Ugandan police claim to have killed 41 attackers in a gunfight with tribal warriors from the Democratic Republic of Congo. According to police, the fighting continues to rage.
"There was an attack by tribal gunmen on our barracks in Bundibugyo [Western Uganda] and we repulsed them, killing so far 41 of the attackers. The operation is ongoing," Paddy Ankunda, Uganda's army spokesman, said on Sunday.
UPDF defeats attacking gunmen, kills 41 - Paddy Ankunda (@defenceuganda) July 5, 2014
Three soldiers and three family members were also killed in the violence, and the attackers stole at least 9 guns and grenade launchers from the army.
Other attacks also occurred in Ntoroko and Kasese, which neighbor Bundibugyo.
The attacks came hours after the army announced that it had killed an individual who was suspected of being involved in attacking a church two weeks ago. The Muslim attackers decapitated a woman and put her head on the altar.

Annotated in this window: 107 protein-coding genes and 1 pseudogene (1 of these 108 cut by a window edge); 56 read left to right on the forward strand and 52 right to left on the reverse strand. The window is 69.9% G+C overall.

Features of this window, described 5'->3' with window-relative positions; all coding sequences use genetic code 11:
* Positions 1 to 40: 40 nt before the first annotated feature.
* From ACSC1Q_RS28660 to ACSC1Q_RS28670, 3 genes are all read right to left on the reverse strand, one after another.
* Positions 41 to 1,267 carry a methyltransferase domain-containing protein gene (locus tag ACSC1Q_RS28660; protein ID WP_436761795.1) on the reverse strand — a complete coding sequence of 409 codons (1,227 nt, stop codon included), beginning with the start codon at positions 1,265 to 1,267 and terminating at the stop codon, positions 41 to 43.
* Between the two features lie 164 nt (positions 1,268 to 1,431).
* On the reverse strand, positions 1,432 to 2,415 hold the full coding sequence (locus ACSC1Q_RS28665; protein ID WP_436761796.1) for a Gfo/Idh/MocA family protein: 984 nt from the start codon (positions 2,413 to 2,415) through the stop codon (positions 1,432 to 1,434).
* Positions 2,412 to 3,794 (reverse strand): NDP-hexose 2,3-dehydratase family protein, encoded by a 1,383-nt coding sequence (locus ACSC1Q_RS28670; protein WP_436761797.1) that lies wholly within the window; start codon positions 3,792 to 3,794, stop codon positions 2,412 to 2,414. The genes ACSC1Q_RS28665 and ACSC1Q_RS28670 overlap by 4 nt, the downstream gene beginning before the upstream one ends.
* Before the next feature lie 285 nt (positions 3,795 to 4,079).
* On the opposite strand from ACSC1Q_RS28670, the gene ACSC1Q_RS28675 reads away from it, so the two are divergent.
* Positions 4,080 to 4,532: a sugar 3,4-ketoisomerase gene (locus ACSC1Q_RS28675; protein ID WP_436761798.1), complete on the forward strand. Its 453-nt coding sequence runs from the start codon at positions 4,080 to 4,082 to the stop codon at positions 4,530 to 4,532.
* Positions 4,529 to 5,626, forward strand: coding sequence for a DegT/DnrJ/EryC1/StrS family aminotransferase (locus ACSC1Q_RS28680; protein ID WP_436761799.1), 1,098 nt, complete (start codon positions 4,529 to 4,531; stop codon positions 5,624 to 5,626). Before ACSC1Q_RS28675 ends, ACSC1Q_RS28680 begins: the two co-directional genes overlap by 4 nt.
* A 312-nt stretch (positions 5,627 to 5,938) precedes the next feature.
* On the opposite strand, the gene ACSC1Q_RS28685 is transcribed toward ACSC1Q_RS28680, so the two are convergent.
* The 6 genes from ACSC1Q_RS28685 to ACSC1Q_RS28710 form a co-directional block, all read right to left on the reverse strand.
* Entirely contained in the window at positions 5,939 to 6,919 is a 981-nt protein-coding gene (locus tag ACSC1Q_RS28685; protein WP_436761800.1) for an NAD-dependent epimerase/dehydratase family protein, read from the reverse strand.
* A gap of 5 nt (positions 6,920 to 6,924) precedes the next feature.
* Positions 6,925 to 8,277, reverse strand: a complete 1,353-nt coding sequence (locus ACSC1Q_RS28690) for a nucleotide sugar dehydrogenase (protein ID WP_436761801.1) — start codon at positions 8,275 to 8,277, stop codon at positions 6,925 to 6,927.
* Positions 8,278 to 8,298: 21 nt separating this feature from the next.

Thus far, military and police officials have denied that the attackers are affiliated with Islamist rebel groups such as the Allied Democratic Forces (ADF). The ADF reportedly has ties with Somalia's Al-Qaeda-linked Shebab rebels.
"The Kasese and Bundibugyo attacks are linked to tribal difference, not the ADF," army spokesman Ankunda said and later tweeted.
Kasese, Bundibugyo attacks linked to tribal differences not ADF - Paddy Ankunda (@defenceuganda) July 5, 2014
The UN Security Council slapped sanctions on the ADF on Tuesday. The rebel group has been cited with sexually abusing women and children, recruiting child soldiers and attacking UN peacekeepers.
Yesterday, Uganda police spokesman Fred Enanga said that the attackers likely came from "radical elements" in a group known as Obusinga bwa Rwenzururu. Its members, who come from the Bakonzo tribe in Congo, have long had tense relations with the Bamba tribe which is found in west Uganda.